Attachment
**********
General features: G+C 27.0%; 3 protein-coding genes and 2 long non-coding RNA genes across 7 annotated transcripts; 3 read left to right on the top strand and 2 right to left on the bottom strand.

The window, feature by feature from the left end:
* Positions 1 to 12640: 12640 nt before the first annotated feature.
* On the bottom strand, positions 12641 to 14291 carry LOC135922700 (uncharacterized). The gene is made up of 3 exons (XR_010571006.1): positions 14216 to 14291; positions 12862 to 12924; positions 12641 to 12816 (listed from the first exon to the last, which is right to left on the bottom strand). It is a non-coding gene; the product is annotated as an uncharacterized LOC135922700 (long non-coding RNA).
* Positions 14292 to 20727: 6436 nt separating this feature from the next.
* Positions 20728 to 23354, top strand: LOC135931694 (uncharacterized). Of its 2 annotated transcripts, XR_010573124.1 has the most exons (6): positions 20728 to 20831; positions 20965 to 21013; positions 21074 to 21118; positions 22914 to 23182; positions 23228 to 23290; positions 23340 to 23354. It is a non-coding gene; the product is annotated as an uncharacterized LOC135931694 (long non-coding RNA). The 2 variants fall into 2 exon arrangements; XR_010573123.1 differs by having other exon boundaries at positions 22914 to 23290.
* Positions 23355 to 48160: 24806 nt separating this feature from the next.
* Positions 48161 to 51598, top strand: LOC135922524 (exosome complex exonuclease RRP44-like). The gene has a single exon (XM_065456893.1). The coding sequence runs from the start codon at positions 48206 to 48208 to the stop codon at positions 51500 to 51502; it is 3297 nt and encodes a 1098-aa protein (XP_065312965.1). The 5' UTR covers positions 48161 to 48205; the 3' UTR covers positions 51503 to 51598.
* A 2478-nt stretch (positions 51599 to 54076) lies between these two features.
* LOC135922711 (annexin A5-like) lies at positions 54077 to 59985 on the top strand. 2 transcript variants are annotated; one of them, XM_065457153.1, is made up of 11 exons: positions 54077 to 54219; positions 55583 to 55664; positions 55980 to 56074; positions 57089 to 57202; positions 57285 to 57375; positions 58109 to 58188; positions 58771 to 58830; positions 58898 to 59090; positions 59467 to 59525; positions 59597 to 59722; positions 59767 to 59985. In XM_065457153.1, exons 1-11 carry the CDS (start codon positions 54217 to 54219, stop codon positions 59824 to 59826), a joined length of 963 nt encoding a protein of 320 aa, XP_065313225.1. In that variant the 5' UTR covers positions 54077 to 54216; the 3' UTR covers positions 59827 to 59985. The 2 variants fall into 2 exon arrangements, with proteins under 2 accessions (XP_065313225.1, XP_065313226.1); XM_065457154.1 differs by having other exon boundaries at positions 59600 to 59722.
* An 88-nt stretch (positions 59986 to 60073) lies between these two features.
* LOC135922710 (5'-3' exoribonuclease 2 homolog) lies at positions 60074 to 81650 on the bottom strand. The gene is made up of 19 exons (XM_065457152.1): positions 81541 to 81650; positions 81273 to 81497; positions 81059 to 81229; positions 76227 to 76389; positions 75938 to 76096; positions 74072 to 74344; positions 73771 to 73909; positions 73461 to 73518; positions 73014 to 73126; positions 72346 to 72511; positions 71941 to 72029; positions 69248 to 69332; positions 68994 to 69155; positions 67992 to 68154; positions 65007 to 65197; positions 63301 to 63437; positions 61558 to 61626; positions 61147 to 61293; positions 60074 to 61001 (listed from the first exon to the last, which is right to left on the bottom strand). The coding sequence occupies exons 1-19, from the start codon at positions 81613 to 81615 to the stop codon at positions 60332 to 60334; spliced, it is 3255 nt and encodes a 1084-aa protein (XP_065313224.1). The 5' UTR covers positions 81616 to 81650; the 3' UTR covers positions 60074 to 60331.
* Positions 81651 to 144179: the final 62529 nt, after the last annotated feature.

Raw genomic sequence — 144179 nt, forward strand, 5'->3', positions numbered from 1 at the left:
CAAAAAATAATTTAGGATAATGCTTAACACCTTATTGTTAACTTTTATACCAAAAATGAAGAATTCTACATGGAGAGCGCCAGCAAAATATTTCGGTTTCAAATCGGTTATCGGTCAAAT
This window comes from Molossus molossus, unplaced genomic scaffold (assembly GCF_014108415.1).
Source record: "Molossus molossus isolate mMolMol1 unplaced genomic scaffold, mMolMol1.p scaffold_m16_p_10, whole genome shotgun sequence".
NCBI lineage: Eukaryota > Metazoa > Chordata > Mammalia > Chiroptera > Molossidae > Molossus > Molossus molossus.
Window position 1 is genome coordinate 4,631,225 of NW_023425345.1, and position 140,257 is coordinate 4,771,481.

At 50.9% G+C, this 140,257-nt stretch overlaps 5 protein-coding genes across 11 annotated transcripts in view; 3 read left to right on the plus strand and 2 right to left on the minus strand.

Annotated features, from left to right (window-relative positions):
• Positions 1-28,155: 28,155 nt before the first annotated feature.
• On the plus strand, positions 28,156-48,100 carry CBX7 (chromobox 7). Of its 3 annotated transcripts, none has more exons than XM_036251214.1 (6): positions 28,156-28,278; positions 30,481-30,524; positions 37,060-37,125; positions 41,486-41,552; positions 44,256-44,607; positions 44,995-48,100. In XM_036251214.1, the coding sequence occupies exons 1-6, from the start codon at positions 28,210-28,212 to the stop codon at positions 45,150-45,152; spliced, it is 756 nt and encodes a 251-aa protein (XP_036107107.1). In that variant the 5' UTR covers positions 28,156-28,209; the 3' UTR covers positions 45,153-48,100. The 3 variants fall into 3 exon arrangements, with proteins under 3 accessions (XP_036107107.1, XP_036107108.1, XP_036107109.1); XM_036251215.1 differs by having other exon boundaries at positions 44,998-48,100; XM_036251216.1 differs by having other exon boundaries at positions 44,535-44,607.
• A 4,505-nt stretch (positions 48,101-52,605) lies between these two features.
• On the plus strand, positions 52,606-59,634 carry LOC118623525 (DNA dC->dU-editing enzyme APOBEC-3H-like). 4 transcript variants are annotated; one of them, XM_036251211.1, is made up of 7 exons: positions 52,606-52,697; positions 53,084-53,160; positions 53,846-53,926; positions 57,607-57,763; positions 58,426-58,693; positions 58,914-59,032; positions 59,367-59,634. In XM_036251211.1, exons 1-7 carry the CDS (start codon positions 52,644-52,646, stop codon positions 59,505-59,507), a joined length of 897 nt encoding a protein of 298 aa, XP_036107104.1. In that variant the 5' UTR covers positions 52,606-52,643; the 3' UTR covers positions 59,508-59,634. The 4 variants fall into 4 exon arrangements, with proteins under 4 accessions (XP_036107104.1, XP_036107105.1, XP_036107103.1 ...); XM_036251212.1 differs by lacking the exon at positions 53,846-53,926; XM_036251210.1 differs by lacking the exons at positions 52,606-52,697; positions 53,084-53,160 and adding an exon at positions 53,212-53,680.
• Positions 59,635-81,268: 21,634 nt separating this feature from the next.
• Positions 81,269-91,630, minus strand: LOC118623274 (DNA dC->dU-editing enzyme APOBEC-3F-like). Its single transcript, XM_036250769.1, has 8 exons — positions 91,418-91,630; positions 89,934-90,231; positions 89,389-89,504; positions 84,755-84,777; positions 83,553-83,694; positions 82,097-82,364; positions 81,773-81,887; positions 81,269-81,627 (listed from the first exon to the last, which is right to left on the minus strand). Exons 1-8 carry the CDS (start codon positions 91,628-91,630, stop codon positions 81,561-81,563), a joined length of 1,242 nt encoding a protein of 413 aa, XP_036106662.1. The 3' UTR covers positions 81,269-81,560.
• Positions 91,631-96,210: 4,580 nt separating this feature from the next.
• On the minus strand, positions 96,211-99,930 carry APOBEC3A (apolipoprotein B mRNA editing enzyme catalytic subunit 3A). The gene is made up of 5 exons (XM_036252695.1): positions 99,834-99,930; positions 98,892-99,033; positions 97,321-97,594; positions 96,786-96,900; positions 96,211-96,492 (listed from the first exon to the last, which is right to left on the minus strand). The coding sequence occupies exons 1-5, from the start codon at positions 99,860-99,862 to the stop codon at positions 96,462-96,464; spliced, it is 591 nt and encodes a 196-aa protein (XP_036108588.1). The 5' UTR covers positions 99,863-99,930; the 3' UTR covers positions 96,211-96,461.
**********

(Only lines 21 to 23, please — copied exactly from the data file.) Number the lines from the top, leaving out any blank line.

Annotated features, from left to right (window-relative positions):
• Positions 1-28,155: 28,155 nt before the first annotated feature.
• On the plus strand, positions 28,156-48,100 carry CBX7 (chromobox 7). Of its 3 annotated transcripts, none has more exons than XM_036251214.1 (6): positions 28,156-28,278; positions 30,481-30,524; positions 37,060-37,125; positions 41,486-41,552; positions 44,256-44,607; positions 44,995-48,100. In XM_036251214.1, the coding sequence occupies exons 1-6, from the start codon at positions 28,210-28,212 to the stop codon at positions 45,150-45,152; spliced, it is 756 nt and encodes a 251-aa protein (XP_036107107.1). In that variant the 5' UTR covers positions 28,156-28,209; the 3' UTR covers positions 45,153-48,100. The 3 variants fall into 3 exon arrangements, with proteins under 3 accessions (XP_036107107.1, XP_036107108.1, XP_036107109.1); XM_036251215.1 differs by having other exon boundaries at positions 44,998-48,100; XM_036251216.1 differs by having other exon boundaries at positions 44,535-44,607.